Chapter Eleven

Repairs – Part 2

With the tears stabilised with BEVA sutures, they are now in place and can be repaired along their entire length.

Laying down long repair patches

One centimetre wide strips of remoistenable lining paper were torn from the sheet. Tearing the paper provides an edge of feathery fibres which creates more surface area for the adhesive to stick to and we end up with a better grip. The strips are gently wet out, allowed to air dry slightly, positioned over the tear, then burnished into place. They are then placed under weight and allowed to dry without movement. This work is carried out on the light table so that the line of the tear can be followed exactly.
With the combination of sutures and thin tissue strips, the tears are now strong and not at risk of getting worse during handling.

Repair patches in place

At the same time, the largest losses will be in-filled with tissue. This will provide a support for colour toned patches to make the losses less apparent from the front.
Firstly, the object is covered with Mylar as a protective barrier layer. The repair tissue is placed over the loss and the tissue perforated with a pointed probe around the edge of the loss.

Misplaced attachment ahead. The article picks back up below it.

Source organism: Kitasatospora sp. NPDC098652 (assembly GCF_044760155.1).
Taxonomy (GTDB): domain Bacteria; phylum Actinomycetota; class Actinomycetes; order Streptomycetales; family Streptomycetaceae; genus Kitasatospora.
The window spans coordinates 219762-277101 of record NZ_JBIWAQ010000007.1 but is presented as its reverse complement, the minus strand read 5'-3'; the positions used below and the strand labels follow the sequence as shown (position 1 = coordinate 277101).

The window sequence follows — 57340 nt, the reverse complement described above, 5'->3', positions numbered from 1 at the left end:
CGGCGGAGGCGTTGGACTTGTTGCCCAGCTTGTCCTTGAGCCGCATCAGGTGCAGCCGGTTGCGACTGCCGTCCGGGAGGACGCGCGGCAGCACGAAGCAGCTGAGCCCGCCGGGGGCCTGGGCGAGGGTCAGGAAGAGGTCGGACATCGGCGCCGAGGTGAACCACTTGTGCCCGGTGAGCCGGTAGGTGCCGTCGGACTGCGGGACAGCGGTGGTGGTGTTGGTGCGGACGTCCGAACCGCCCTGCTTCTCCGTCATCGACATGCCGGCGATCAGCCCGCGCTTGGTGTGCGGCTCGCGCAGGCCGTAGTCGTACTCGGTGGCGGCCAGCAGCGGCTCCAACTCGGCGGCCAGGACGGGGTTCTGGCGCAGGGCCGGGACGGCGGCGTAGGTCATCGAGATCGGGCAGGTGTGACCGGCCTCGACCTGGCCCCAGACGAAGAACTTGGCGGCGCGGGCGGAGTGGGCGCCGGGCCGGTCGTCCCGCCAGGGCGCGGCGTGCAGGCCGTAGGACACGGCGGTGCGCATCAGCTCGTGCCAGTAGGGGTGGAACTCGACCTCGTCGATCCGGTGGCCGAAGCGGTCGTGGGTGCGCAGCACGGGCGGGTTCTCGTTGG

Perforating the repair tissue through Mylar

Then, the perforated line is wet out with deionized water to facilitate tearing the patch out. It is pasted or wet out around the overlap and carefully positioned over the loss. The patch is then weighted down until dry and set into place:

Wet tearing over perforations

The same system can be used to infill losses and repair many small edge tears at the same time:

Fill tissue used as edge repair strip

Once all of the tears on each end are repaired from the back, the item will be flipped over and the losses infilled with toned paper from the front. But that’s for next time….

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